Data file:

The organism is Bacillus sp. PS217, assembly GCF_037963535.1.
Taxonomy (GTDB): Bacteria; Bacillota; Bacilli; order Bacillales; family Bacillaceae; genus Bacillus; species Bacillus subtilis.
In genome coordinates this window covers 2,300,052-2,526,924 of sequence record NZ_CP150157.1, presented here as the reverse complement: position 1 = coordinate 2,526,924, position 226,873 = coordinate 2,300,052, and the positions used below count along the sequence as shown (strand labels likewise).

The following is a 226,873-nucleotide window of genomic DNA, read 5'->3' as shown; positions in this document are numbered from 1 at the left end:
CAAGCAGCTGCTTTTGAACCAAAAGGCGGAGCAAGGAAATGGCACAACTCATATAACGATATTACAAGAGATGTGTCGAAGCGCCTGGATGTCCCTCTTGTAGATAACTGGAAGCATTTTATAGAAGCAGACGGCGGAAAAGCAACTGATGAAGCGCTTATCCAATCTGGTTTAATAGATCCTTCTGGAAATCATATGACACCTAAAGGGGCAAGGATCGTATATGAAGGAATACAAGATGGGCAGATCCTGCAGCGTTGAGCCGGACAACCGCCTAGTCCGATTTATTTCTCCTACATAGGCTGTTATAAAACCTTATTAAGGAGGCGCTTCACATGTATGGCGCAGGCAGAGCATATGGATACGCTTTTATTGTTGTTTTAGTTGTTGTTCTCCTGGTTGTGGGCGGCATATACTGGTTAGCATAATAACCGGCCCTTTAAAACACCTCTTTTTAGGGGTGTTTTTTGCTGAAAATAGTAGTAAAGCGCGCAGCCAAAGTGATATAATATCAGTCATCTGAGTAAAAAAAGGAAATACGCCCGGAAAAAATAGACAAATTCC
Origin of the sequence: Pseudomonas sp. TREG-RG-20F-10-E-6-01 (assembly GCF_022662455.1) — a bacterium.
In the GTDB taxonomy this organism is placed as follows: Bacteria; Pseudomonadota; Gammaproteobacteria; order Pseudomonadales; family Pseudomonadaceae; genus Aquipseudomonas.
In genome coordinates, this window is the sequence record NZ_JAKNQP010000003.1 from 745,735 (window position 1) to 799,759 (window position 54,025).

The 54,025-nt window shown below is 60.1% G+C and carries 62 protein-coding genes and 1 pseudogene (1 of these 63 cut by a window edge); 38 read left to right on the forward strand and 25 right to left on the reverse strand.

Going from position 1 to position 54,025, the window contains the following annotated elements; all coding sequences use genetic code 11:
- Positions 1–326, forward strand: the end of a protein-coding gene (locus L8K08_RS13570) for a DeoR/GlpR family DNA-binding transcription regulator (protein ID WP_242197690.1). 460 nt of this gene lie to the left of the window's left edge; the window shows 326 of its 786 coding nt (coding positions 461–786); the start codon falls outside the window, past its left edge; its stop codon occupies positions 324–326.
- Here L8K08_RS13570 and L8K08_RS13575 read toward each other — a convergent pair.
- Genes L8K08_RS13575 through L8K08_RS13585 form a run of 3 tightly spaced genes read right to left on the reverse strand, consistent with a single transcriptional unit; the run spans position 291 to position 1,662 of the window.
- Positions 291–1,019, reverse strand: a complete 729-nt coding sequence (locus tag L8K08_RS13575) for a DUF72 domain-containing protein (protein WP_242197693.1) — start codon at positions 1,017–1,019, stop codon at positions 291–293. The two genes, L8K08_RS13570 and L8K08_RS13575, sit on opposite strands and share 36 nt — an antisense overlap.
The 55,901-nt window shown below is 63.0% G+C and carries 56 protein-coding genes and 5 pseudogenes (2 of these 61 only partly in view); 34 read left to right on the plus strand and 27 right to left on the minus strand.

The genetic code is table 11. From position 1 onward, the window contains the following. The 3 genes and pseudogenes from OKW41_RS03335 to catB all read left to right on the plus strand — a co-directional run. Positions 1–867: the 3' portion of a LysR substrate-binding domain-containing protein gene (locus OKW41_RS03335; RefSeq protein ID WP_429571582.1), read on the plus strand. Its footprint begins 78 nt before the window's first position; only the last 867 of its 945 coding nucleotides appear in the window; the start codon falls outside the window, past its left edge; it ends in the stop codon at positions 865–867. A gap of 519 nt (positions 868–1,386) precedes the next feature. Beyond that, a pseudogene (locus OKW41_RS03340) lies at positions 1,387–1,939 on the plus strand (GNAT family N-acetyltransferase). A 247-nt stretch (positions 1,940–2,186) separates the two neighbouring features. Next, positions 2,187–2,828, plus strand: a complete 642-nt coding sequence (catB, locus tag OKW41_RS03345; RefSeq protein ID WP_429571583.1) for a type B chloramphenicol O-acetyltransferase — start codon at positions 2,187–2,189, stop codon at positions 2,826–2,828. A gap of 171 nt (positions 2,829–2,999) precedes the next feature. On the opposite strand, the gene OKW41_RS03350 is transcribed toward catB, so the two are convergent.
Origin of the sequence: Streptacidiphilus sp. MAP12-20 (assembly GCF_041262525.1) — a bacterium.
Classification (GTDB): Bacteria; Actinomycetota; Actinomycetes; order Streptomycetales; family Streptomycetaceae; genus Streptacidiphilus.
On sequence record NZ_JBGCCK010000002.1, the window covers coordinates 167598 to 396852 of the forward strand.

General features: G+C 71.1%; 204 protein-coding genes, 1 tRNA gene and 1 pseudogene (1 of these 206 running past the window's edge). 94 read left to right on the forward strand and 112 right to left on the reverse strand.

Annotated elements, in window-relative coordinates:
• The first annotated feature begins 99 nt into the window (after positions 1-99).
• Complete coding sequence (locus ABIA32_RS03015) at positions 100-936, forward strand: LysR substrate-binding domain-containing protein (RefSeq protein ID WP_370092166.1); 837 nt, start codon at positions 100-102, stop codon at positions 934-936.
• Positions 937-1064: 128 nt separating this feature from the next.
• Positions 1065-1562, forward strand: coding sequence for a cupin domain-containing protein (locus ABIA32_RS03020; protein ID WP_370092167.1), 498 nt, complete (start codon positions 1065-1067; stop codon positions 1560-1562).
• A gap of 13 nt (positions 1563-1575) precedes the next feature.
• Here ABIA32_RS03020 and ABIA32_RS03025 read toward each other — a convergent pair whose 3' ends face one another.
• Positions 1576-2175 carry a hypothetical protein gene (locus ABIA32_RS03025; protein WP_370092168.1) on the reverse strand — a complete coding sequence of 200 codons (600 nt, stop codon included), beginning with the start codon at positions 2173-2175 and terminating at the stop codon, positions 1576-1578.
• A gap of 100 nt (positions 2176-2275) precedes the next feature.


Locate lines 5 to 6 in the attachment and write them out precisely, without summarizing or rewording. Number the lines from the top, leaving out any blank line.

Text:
CAAGCAGCTGCTTTTGAACCAAAAGGCGGAGCAAGGAAATGGCACAACTCATATAACGATATTACAAGAGATGTGTCGAAGCGCCTGGATGTCCCTCTTGTAGATAACTGGAAGCATTTTATAGAAGCAGACGGCGGAAAAGCAACTGATGAAGCGCTTATCCAATCTGGTTTAATAGATCCTTCTGGAAATCATATGACACCTAAAGGGGCAAGGATCGTATATGAAGGAATACAAGATGGGCAGATCCTGCAGCGTTGAGCCGGACAACCGCCTAGTCCGATTTATTTCTCCTACATAGGCTGTTATAAAACCTTATTAAGGAGGCGCTTCACATGTATGGCGCAGGCAGAGCATATGGATACGCTTTTATTGTTGTTTTAGTTGTTGTTCTCCTGGTTGTGGGCGGCATATACTGGTTAGCATAATAACCGGCCCTTTAAAACACCTCTTTTTAGGGGTGTTTTTTGCTGAAAATAGTAGTAAAGCGCGCAGCCAAAGTGATATAATATCAGTCATCTGAGTAAAAAAAGGAAATACGCCCGGAAAAAATAGACAAATTCC
Origin of the sequence: Pseudomonas sp. TREG-RG-20F-10-E-6-01 (assembly GCF_022662455.1) — a bacterium.